It's natural to feel down sometimes, but if that low mood lingers day after day, it could signal depression. Major depression is an episode of sadness or apathy along with other symptoms that lasts at least two consecutive weeks and is severe enough to interrupt daily activities. Depression is not a sign of weakness or a negative personality. It is a major public health problem and a treatable medical condition.
Depression causes feelings of sadness and/or a loss of interest in activities once enjoyed. It can lead to a variety of emotional and physical problems and can decrease a person’s ability to function at work and at home.
Depression can affect anyone—even a person who appears to live in relatively ideal circumstances.
Several factors can play a role in depression:
Biochemistry: Differences in certain chemicals in the brain may contribute to symptoms of depression.
Genetics: Depression can run in families. For example, if one identical twin has depression, the other has a 70 percent chance of having the illness sometime in life.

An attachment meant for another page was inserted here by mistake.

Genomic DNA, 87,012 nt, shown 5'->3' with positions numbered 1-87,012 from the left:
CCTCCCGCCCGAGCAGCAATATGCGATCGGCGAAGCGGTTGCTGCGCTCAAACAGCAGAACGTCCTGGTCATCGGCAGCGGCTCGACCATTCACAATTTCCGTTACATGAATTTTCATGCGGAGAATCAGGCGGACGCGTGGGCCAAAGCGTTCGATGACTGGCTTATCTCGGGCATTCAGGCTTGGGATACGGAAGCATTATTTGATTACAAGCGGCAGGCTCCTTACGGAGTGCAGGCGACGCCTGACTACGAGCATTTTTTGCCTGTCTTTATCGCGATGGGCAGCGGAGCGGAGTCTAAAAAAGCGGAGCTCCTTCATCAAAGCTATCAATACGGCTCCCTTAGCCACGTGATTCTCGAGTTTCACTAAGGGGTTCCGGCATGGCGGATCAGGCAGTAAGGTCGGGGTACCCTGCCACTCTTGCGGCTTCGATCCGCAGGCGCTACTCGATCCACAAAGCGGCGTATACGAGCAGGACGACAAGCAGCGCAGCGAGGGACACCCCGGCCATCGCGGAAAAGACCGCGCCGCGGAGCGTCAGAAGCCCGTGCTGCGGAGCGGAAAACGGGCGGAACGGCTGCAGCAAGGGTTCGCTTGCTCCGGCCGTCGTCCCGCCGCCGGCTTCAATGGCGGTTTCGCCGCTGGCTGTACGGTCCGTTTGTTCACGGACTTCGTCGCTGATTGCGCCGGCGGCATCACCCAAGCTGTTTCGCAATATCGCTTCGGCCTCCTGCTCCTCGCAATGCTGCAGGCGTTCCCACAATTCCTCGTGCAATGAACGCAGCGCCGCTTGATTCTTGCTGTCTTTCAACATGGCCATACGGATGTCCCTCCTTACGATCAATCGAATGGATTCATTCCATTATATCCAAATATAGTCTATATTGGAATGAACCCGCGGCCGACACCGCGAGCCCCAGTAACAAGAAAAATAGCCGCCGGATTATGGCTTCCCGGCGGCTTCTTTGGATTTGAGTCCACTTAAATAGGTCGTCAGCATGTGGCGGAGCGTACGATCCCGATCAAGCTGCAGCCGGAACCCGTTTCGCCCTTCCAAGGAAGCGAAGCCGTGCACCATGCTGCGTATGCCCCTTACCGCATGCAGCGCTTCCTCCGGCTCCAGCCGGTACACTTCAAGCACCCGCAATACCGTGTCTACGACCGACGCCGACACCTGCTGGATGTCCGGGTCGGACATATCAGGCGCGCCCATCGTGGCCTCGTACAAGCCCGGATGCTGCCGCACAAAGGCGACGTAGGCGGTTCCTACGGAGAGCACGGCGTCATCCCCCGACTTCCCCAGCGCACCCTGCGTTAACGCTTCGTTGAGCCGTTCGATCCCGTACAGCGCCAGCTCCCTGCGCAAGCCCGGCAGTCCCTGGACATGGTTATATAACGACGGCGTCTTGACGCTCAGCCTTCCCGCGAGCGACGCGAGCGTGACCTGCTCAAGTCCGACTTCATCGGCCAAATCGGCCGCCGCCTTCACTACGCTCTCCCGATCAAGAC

Personality: People with low self-esteem, who are easily overwhelmed by stress, or who are generally pessimistic appear to be more likely to experience depression.
Environmental factors: Continuous exposure to violence, neglect, abuse or poverty may make some people more vulnerable to depression.
Symptoms of depression can include:
Reduced interest or pleasure in activities previously enjoyed, loss of sexual desire.
Unintentional weight loss (without dieting) or low appetite.
Insomnia (difficulty sleeping) or hypersomnia (excessive sleeping).
Psychomotor agitation (for example, restlessness, pacing up and down), or psychomotor retardation (slowed movements and speech).
Fatigue or loss of energy.
Feelings of worthlessness or guilt.
Worsened ability to think, concentrate, or make decisions.
Recurrent thoughts of death or suicide, or attempt at suicide.